'Grand Army': Breakout Performances In A Depressing High School Tale
The opening credits sequence of Netflix's latest teen melodrama Grand Army is brief, but a perfect distillation of the show's modus operandi. During a montage depicting various young characters' faces, a moody, pulsating thump accompanies a siren's wail. From episode to episode, a different set of phrases flashes across the screen; in the second episode, those phrases are "F—k the f—ing patriarchy," "I'm scared" and "zero tolerance." Grand Army, it says in just a few seconds, is about existential fear in the face of institutional oppression.
It is about this moment, people!
Those three sentiments are just a small sampling of all the themes and hot-button topics this sprawling series, about an eclectic bunch of students at a fictional public high school in Brooklyn, attempts to cover over nine hour-long episodes: The school-to-prison pipeline. Transracial adoption. Sexual assault. Homophobia. Xenophobia. Slut-shaming. Poverty and unemployment. Mental health. Black Lives Matter. Microaggressions. If you can hashtag it, it's probably playing out in some form among the kids of Grand Army High.
Grand Army is loosely based on playwright and teacher Katie Cappiello's 2013 play SLUT, which borrowed from her students' personal experiences to create the story of Joey, a 16-year-old girl who is sexually assaulted by her male friends. In the Netflix version, Cappiello and her writers room expand beyond Joey (played here by Odessa A'zion) to include a host of other characters whose narratives occasionally intersect with hers: Dominique (Odley Jean), an ambitious student-athlete whose family leans on her for financial support and caretaking duties; Siddhartha (Amir Bageria), a senior on the swim team struggling with his college essay and questioning his sexuality; Leila (Amalia Yoo), an overeager freshman who craves attention from the older boys while harboring intense teenage angst; and Jayson (Maliq Johnson), a talented saxophone player who, along with his best friend, lands in serious trouble at school for a dumb prank.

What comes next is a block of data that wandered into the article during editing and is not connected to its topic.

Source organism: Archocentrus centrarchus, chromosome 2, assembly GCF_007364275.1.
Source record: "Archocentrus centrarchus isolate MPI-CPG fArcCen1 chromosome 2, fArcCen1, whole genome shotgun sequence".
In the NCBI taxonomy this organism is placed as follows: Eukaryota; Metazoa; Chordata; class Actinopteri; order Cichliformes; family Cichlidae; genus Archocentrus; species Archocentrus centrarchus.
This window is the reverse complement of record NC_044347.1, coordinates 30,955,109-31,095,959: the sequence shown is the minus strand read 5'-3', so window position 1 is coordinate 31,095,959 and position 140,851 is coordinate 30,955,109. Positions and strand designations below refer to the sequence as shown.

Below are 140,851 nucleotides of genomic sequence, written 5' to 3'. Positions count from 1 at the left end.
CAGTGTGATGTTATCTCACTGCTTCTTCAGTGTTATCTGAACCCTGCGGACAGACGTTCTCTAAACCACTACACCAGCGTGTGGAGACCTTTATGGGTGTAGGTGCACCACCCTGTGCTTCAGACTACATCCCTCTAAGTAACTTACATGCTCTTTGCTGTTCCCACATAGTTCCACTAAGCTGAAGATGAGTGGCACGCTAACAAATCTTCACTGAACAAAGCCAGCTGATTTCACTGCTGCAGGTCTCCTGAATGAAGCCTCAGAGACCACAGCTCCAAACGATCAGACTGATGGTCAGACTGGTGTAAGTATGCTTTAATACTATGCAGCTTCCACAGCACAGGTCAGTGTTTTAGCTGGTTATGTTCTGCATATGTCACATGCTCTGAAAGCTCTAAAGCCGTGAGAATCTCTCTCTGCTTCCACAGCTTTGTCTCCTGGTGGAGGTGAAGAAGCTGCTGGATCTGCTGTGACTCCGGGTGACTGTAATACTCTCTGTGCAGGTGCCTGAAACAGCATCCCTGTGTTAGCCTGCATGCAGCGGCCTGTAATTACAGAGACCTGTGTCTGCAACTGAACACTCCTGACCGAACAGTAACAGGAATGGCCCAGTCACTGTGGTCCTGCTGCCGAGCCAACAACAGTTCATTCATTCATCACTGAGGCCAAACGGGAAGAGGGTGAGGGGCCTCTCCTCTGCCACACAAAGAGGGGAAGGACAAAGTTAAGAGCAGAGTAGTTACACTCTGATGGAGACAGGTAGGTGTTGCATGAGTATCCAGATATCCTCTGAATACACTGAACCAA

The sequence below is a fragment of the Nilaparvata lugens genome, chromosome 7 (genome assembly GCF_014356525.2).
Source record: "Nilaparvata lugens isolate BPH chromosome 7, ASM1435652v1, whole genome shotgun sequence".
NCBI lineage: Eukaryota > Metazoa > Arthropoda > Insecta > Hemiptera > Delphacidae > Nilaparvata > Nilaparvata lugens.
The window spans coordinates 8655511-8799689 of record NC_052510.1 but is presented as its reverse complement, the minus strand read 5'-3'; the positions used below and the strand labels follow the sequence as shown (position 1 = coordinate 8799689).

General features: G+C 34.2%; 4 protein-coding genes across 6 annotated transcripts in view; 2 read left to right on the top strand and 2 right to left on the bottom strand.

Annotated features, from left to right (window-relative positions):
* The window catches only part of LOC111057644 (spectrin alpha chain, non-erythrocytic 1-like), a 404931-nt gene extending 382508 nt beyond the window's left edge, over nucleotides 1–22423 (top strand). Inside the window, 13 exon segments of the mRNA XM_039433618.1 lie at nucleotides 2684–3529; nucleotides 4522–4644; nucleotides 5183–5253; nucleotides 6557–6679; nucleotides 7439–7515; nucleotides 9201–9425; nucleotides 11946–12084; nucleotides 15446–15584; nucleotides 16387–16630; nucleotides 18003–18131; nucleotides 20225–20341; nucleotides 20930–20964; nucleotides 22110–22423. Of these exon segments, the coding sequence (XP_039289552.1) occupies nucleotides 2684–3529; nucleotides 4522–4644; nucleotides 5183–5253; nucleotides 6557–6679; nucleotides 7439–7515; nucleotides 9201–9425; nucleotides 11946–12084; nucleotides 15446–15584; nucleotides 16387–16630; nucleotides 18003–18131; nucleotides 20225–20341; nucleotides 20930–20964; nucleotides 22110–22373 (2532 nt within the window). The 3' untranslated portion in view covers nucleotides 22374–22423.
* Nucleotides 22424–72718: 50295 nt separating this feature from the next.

The show wastes no time dropping the viewer into a morose pit of each characters' anxieties, as a bombing nearby sends the school into lockdown in the first episode. As soon as it's revealed that the bomber was Muslim, for instance, Siddhartha, a first-generation Indian American, becomes understandably concerned about being racially profiled. Elsewhere, Joey's teacher harshly reprimands her for finding "any excuse to put your body on display" and insists she cover up her legs. (Joey is wearing gym shorts, because she was in gym class when the attack happened.)
Meanwhile, members of the boys' swim team circulate a misogynist list rating some of their female classmates, and Leila, who was adopted from China by white Jewish parents, is proud to learn she's on it, under the name "JAP." (It's unclear if this is meant to stand for Jewish American Princess, the derogatory term for people of Japanese descent, or both.)